• Even more importantly – you cannot have more than one OOB byte in transit at any given moment.4 BTW, while you can call send(…,MSG_OOB) with more-than-one-byte, usually only the last byte of the buffer will be interpreted as OOB.

The only real-world use I know for TCP OOB, is sending an abort command during a long file transfer (such as FTP); in this case, receiver would skip all the data in the buffer until reaching TCP OOB marker – which allows receiver to re-sync with the sender a bit faster (and without completing all the no-longer-necessary work).

Unfortunately, as of now, I don’t know of any uses for TCP_OOB for games; however, it doesn’t mean that such uses cannot exist. If you want to research OOB in more detail – I will refer you to [Stevens] (also available online at [Masterraghu]).

4 well, you can – but then you cannot guarantee that all OOB data will be received. It comes from an observation that size of OOB buffer on the receiving side is exactly one byte.


Termination Handshake and SO_LINGER

Normally, when TCP connection is terminated, it goes through so-called “termination handshake” (which involves at least three packets, though usually there are four). The problem solved here is that while we’re terminating TCP connection, it is assumed that we still want to be sure that the “last data we’ve just sent” still reaches the other party (which means being acknowledged etc.).

Hare thumb up:I’ve seen pretty large games disabling normal TCP termination – and with very good results tooWhile for file transfers and HTTP transfers such a behavior is a must – for gaming purposes it is rarely required. As a result – I’ve seen pretty large games disabling normal TCP termination – and with very good results too. In particular, pretty bad problem with Server having tons of connections in TIME_WAIT state (and eating up all the resources – especially ports) under certain network conditions and/or attacks, doesn’t happen with termination handshake disabled.

To disable termination handshake – use setsockopt() with SO_LINGER parameter, and struct linger having fields of l_onoff=1 and l_linger=0.

While (as noted above) I’ve seen it working with very good results on a large real-world game – there are still a few potential caveats:

  • If using it indiscriminately – it may cause trouble; in particular – you should not use SO_LINGER on listening sockets – and also should not use it if you’re using shutdown() on the same socket (you won’t need either – but you never know what that-3rd-party-library-you’re-using will call on your behalf). For details – see [Nybek] and [Nybek2] (they also indicate that using l_onoff=1 and l_linger=0 on connected sockets and without shutdown() work exactly the same – and exactly as expected – across the board, for both blocking and non-blocking sockets).
  • During deployment, your admins (and/or their monitoring tools) go crazy because of the number of the RST packets you receive.
    • Note that while taming your admins is only a matter of being patient (ok, let’s admit you should be very patient), dealing with their tools can be more problematic. Still, usually it can be solved.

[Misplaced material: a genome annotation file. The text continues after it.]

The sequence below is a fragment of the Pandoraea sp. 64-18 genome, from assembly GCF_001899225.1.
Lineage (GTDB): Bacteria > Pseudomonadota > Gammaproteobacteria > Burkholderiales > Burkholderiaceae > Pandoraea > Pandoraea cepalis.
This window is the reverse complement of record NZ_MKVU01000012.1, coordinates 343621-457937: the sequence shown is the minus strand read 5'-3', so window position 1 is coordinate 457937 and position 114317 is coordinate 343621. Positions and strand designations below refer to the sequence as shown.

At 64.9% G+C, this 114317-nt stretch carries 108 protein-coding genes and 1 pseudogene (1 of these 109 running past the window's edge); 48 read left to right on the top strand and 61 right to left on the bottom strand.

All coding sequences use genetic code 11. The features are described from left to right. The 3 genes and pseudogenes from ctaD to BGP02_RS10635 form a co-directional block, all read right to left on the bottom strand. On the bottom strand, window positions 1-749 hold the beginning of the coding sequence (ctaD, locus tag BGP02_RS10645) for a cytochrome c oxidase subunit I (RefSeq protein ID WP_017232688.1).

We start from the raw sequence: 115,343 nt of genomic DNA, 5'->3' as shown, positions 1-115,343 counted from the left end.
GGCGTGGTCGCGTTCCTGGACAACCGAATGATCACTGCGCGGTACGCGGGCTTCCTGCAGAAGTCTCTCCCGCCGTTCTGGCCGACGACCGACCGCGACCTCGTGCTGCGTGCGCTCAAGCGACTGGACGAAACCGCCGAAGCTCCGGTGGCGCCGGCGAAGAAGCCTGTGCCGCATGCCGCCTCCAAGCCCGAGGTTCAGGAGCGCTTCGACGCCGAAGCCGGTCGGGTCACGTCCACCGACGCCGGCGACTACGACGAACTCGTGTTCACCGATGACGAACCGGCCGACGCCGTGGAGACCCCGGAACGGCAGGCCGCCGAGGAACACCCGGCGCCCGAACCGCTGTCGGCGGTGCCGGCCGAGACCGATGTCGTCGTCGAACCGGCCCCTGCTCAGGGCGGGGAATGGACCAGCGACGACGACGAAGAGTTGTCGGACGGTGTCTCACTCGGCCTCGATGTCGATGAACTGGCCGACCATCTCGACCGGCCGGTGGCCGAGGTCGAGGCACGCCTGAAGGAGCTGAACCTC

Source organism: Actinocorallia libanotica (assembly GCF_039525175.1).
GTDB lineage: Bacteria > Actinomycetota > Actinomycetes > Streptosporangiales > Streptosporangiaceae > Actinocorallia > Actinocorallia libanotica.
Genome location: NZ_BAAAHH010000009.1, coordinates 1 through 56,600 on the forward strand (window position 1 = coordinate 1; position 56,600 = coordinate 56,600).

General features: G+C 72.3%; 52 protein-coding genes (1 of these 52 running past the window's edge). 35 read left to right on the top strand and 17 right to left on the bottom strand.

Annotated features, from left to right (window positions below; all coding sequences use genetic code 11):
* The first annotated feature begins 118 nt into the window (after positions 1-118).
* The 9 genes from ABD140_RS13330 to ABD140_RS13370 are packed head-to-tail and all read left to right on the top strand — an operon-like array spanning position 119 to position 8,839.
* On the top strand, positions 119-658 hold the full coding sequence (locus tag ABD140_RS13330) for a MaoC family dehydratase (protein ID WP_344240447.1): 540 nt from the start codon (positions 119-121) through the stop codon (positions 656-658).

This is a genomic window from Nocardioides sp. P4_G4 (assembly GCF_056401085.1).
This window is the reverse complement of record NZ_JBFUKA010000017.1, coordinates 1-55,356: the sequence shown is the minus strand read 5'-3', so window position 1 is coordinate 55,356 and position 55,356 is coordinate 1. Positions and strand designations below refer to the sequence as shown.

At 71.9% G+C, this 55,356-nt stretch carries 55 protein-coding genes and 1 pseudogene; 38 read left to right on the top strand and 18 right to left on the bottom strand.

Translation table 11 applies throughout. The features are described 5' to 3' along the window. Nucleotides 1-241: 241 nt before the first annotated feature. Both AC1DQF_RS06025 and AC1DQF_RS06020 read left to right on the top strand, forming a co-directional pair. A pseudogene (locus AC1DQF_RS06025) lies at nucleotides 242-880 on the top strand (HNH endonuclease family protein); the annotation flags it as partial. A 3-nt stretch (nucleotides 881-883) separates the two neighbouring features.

• There is a potential problem of stray packets arriving late and potentially breaking connections. I have never seen it to cause any kind of trouble during intensive real-world usage – but you never know what can potentially hit you. Still, my educated guess is that overload coming from TIME_WAITs is much more likely to hit you than stray packets.
  • It is usually inappropriate for scenarios when you need to be sure that you have delivered something to the other side of communication.5 While this is usually not the case for game traffic – be careful, for some stuff you may want exactly the default-TCP termination handshake kind of behavior.

5 On the other hand – if we need it, we can always use an app-level acknowledgement


“Hung” TCP Connections and Keep-Alives

Hare with omg face:TCP connection looks as if it is alive, but in reality nothing goes through it; however, Internet connectivity is present, so if we try to establish a new connection to the same address – we’ll see it coming through(!)One nasty thing about TCP connections is that in real-world they often “hang” (such connections are also known as “black-holed connections”). In other words – TCP connection looks as if it is alive, but in reality nothing goes through it; however, Internet connectivity is present, so if we try to establish a new connection to the same address – we’ll see it coming through(!). NB: when pressing Refresh on the “stuck” browser page and obtaining the page back – at least in 50% of the cases we’re observing this exact thing.

“Hung” TCP connections can be attributed to several different reasons (including such different things as exponential back-off – which can easily double the time after the connectivity has been broken and restored – and changing-IP-by-an-intermediate-NAT). However, for our current purposes, it is not really important to know why connections “hang” – it is much more important that they do “hang”, so if we’re going to use TCP even for not-so-fast-games, we still should address it.